UIndy to host ‘What I Was Wearing’ gallery to bring awareness to sexual assault

The Student Leadership and Activities Board at the University of Indianapolis is recreating the What Was I Wearing Gallery to bring awareness to the issue of sexual assault on college campuses. The gallery will be up for one night only from 6 to 10 p.m. on April 17 along Smith Mall during Sexual Assault Awareness Month. 

Graduate student and SLAB Homecoming and Spring Fling Coordinator Brayton Lipperd wanted to bring back the event because he said he felt that it was impactful. He brought up the idea to Assistant Director of Student Activities Nicole Schuch and it became their joint project. 

Photo contributed by Brayton Lipperd LIPPERD

“It’s just to bring light to the fact that it doesn’t matter what you’re wearing,” Lipperd said. “The common stigma is that the more revealing you are the more likely you are to get sexually assaulted and that’s not true. Studies show that’s not true. So the gallery is going to be a part of a larger Take Back the Night event.”

The last time the gallery was on display, it stayed in the Health Pavilion and Student Center for the entire month of April, according to Lipperd. He decided to reshape the event to only take place for one night due to previous criticism that the event was triggering to students who had to see it everyday, Lipperd said. 

“You can kind of get numb to it if you’re seeing it everyday,” Lipperd said. “I feel like with the event if you add that aspect along with people sharing their stories it will allow you to feel the event in a deeper way.”

Submissions are still being gathered through a Google Form that was sent through email by Vice President of Student & Campus Affairs and Dean of Students Kory Vitangeli. Those who decide to submit are only asked for a detailed description of what they were wearing when they experienced sexual assault, according to Lipperd. Submittors are also asked for their permission to display the clothing or story, Schuch said.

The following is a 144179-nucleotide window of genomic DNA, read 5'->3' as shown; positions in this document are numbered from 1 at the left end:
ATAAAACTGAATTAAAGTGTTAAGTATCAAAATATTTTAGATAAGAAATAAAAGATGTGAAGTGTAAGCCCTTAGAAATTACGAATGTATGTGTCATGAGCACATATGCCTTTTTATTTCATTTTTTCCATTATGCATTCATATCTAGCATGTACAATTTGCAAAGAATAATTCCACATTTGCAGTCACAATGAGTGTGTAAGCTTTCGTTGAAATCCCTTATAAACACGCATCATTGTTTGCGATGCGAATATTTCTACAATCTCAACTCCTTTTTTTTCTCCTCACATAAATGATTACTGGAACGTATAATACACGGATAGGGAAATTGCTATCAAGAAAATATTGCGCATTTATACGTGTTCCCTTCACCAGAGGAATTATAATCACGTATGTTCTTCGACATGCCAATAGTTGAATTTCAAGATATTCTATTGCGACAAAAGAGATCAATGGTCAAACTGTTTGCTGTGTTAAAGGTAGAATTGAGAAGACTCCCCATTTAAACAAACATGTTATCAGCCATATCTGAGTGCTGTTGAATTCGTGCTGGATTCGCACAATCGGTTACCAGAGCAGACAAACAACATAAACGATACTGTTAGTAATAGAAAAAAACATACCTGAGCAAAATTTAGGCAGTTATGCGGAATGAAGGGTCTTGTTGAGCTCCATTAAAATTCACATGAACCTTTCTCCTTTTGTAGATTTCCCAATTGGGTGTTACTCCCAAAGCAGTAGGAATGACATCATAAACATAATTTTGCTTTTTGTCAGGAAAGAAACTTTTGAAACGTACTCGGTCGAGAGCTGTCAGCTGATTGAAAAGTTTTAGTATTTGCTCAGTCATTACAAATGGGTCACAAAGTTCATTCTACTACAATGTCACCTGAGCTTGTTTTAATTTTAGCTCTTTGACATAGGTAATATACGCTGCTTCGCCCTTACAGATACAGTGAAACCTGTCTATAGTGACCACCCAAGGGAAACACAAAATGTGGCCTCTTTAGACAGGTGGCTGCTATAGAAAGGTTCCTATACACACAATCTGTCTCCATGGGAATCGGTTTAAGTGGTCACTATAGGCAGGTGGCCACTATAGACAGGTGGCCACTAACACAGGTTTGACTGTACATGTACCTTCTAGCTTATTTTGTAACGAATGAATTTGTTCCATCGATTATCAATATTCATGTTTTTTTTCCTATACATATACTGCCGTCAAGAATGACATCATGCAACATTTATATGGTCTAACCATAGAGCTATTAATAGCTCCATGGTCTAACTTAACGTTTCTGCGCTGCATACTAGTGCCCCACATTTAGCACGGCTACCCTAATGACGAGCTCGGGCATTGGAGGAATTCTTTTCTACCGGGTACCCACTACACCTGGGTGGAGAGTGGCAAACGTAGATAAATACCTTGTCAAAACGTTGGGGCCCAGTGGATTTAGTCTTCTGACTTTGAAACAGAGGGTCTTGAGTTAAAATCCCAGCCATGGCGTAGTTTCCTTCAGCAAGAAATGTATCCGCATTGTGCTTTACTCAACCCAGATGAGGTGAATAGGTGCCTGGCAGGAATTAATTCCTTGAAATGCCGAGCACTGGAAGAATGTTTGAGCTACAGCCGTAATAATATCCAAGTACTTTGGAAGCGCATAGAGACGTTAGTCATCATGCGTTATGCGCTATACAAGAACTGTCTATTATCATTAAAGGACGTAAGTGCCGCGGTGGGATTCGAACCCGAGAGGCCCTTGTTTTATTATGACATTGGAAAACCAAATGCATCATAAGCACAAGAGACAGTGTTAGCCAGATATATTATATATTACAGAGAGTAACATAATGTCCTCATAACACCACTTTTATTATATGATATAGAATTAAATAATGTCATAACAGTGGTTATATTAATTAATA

“We have several submissions, which is unfortunate that our students have had to survive experiences like that, but amazing that they’re willing to come forward and submit,” Schuch said. “It’s all anonymous. They have the opportunity to tell as much or as little of their story. We really just ask about the clothing, we want to represent that as best as we can.”

Actual clothing matching the given descriptions will be on display along with the story told in the submission, according to Lipperd. The goal was to have a wide variety of clothing, Lipperd said. Schuch found that a really interesting part of the gallery is the wide range of clothing descriptions that they have been able to gather.

Contributed Photo by D. Todd Moore SCHUCH

“Hopefully people will be able to see that in a wide range of clothing that it doesn’t matter the gender of the clothing, the size, the shape, the style, it does not matter,” Schuch said. “And the unfortunate, really impactful piece is that it’s so rampant. Another piece that we will try to highlight with this program is removing the shame for survivors when it comes to their clothing.”

Tables of information and statistics about sexual assault will be present at the event, according to Schuch. Guest speaker Brittany Piper from Campus Speak, a program that works with colleges to inspire and inform higher education students, will also be at the event to share her story, Lipperd said. Schuch hopes that the event will give strength to survivors and let them know that they are supported at UIndy.

Lipperd said he hopes the event will educated students that it does not matter what the victim was wearing when they experienced sexual assault. He wants the campus to start talking about sexual assault more and knowing that there are resources on campus for survivors.

Sexual assault on college campuses is an issue not specific to UIndy, but the university  can set a precedent against that behavior, Schuch said. She wants the campus and the surrounding community to understand that UIndy takes sexual violence very seriously.

“It’s not a fun topic. It is uncomfortable,” Schuch said. “However, we have to embrace and challenge the preconceived notions on a topic such as this. The very direct way to do that is to engage with a program such as this. That [engagement] being reading the stories of our campus community … looking at the clothing they were wearing and really embracing this topic to have a fully engaged understanding of what this is. And then we can start the work of completely eliminating sexual assault.”

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